POM: Prescription only medicine
This information is intended for use by health professionals
Coracten SR capsules 10 mg
Each capsule contains 10 mg nifedipine.
Excipients with known effect: sucrose and lactose monohydrate.
For the full list of excipients, see section 6.1.
Modified-release capsule, hard
Opaque brownish-pink cap and opaque grey body, printed in white with 'Coracten' on the body and '10 mg' on the cap, containing yellow spherical granules.
Coracten SR capsules are indicated in adults for the prophylaxis of chronic stable angina pectoris and the treatment of hypertension.
They are also indicated for the treatment of Prinzmetal (variant) angina when diagnosed by a cardiologist.
The recommended starting dose of Coracten SR capsules is 10mg every 12 hours swallowed with water with subsequent titration of dosage according to response. The dose may be adjusted to 40mg every 12 hours.
Co-administration with CYP 3A4 inhibitors or CYP 3A4 inducers may result in the recommendation to adapt the nifedipine dose or not to use nifedipine at all (see section 4.5).
Duration of treatment
Treatment may be continued indefinitely.
Elderly (≥ 65 years)
The pharmacokinetics of nifedipine are altered in the elderly so that lower maintenance doses of nifedipine may be required.
Caution should be exercised in treating patients with hepatic impairment. In these patients the use of one 10mg Coracten SR capsule every 12 hours, together with careful monitoring, is suggested when commencing therapy.
Dosage adjustments are not usually required in patients with renal impairment (see section 5.2).
The safety and efficacy of Coracten SR capsules in children below 18 years of age has not been established. Currently available data for the use of nifedipine in hypertension are described in section 5.1.
Method of administration
Coracten SR capsules should not be taken with grapefruit juice (see section 4.5).
Coracten SR capsules are contra-indicated in patients with known hypersensitivity to nifedipine or other dihydropyridines because of the theoretical risk of cross reactivity. They should also not be used in cases of known hypersensitivity to any of the excipients listed in section 4.4 and 6.1.
They should not be used in women who are or who may become pregnant (see section 4.6).
Coracten SR capsules should not be used in clinically significant aortic stenosis, unstable angina, or during or within one month of a myocardial infarction. They should not be used in patients in cardiogenic shock.
Coracten SR capsules should not be used for the treatment of acute attacks of angina, or in patients who have had ischaemic pain following its administration previously.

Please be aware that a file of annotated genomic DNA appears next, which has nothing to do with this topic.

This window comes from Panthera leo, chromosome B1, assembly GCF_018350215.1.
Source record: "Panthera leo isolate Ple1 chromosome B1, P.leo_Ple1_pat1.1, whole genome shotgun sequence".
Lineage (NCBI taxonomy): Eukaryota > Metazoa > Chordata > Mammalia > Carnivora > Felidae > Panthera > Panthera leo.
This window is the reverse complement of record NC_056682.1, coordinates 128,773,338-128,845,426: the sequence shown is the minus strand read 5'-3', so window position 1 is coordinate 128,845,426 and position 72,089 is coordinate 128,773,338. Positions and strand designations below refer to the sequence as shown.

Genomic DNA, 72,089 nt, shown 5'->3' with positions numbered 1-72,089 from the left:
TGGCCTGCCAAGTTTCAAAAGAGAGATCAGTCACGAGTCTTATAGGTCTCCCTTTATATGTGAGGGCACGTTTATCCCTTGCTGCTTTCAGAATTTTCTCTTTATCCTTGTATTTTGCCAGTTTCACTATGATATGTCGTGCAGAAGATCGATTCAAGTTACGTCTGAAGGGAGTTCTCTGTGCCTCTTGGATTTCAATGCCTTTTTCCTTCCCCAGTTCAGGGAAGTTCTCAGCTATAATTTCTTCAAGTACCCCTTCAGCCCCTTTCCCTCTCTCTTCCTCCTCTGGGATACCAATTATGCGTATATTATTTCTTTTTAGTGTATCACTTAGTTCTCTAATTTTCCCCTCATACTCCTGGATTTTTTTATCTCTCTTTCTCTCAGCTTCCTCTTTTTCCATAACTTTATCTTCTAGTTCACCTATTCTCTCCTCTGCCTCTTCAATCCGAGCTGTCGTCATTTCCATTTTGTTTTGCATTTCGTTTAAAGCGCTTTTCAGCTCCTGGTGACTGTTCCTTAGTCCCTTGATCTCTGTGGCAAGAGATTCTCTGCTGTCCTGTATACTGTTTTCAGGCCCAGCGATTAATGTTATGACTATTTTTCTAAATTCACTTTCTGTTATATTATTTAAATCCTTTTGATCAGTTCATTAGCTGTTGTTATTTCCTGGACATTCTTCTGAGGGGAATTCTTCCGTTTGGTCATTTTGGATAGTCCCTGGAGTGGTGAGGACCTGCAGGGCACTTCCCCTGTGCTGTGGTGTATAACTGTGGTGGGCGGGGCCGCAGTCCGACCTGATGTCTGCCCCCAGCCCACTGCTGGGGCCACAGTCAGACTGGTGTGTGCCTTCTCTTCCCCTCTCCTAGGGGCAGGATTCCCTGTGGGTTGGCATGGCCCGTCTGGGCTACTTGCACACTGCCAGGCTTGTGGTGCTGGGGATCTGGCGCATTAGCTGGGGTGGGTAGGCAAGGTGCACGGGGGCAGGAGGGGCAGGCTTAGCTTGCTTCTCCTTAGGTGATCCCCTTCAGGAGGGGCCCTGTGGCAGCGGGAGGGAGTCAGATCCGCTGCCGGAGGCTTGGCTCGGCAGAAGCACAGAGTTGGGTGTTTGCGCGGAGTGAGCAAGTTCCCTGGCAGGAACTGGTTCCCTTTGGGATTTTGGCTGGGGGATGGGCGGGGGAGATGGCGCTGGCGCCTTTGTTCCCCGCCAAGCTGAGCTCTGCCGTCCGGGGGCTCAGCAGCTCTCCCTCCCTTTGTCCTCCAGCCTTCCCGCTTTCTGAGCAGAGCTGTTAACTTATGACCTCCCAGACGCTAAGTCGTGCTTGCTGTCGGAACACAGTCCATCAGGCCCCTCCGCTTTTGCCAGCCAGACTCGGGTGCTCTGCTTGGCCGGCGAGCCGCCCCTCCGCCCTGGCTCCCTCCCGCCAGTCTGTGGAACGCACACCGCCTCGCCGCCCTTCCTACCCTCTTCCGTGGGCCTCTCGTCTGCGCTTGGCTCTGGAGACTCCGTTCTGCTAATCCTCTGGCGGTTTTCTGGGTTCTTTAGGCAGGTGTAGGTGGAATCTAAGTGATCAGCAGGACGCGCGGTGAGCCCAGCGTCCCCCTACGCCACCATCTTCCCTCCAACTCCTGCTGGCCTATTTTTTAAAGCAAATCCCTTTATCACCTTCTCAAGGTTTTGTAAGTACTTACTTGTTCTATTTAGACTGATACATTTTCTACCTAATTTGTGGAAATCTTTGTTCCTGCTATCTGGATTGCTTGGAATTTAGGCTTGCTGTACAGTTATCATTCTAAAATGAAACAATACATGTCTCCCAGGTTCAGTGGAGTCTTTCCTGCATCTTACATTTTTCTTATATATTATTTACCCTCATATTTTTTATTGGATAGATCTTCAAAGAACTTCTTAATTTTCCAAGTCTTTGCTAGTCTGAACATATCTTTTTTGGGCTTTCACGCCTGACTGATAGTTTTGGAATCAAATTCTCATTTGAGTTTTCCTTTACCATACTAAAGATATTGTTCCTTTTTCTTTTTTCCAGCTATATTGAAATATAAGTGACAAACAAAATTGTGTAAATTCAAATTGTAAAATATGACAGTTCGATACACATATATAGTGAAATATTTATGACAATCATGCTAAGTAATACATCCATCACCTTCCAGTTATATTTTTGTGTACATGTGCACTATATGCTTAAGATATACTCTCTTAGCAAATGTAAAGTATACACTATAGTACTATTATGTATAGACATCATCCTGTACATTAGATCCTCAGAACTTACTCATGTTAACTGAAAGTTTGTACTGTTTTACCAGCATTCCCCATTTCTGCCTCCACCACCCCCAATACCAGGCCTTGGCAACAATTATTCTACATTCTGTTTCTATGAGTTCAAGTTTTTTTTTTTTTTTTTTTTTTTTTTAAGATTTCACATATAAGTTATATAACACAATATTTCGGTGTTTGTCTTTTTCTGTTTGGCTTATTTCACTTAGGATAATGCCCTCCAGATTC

The safety of Coracten SR capsules in malignant hypertension has not been established.
Coracten SR capsules should not be used for secondary prevention of myocardial infarction.
Coracten SR capsules are contra-indicated in patients with acute porphyria.
Coracten SR capsules should not be used in patients with Kock pouch (ileosetomy after proctocolectomy).
Coracten SR capsules should not be administered concomitantly with rifampicin since effective plasma levels of nifedipine may not be achieved owing to enzyme induction (see section 4.5).
Nifedipine should be used with caution in patients who are hypotensive (severe hypotension with systolic blood pressure less than 90 mm Hg).
Nifedipine should be used with caution in patients whose cardiac reserve is poor; in patients with heart failure or significantly impaired left ventricular function. Deterioration of heart failure has occasionally been observed with nifedipine.
The use of Nifedipine in diabetic patients may require adjustment of their diabetic therapy.
In dialysis patients with malignant hypertension and irreversible renal failure with hypovolaemia, a significant drop in blood pressure may occur due to the vasodilator effects of nifedipine.
Excessive falls in blood pressure may result in transient blindness. If affected the patient should not attempt to drive or use machinery (see section 4.8).
Although a 'steal' effect has not been demonstrated, patients experiencing this effect should discontinue nifedipine therapy.
Nifedipine is not a beta-blocker and therefore gives no protection against the dangers of abrupt withdrawal of beta-blocking drugs. Withdrawal of any previously prescribed beta-blockers should be gradual, preferably over 8 to 10 days.
Nifedipine may be used in combination with beta-blockers and other antihypertensive agents, but the possibility of an additive effect resulting in postural hypotension and/or cardiac failure must be borne in mind. Nifedipine will not prevent possible rebound effects after cessation of other antihypertensive therapy.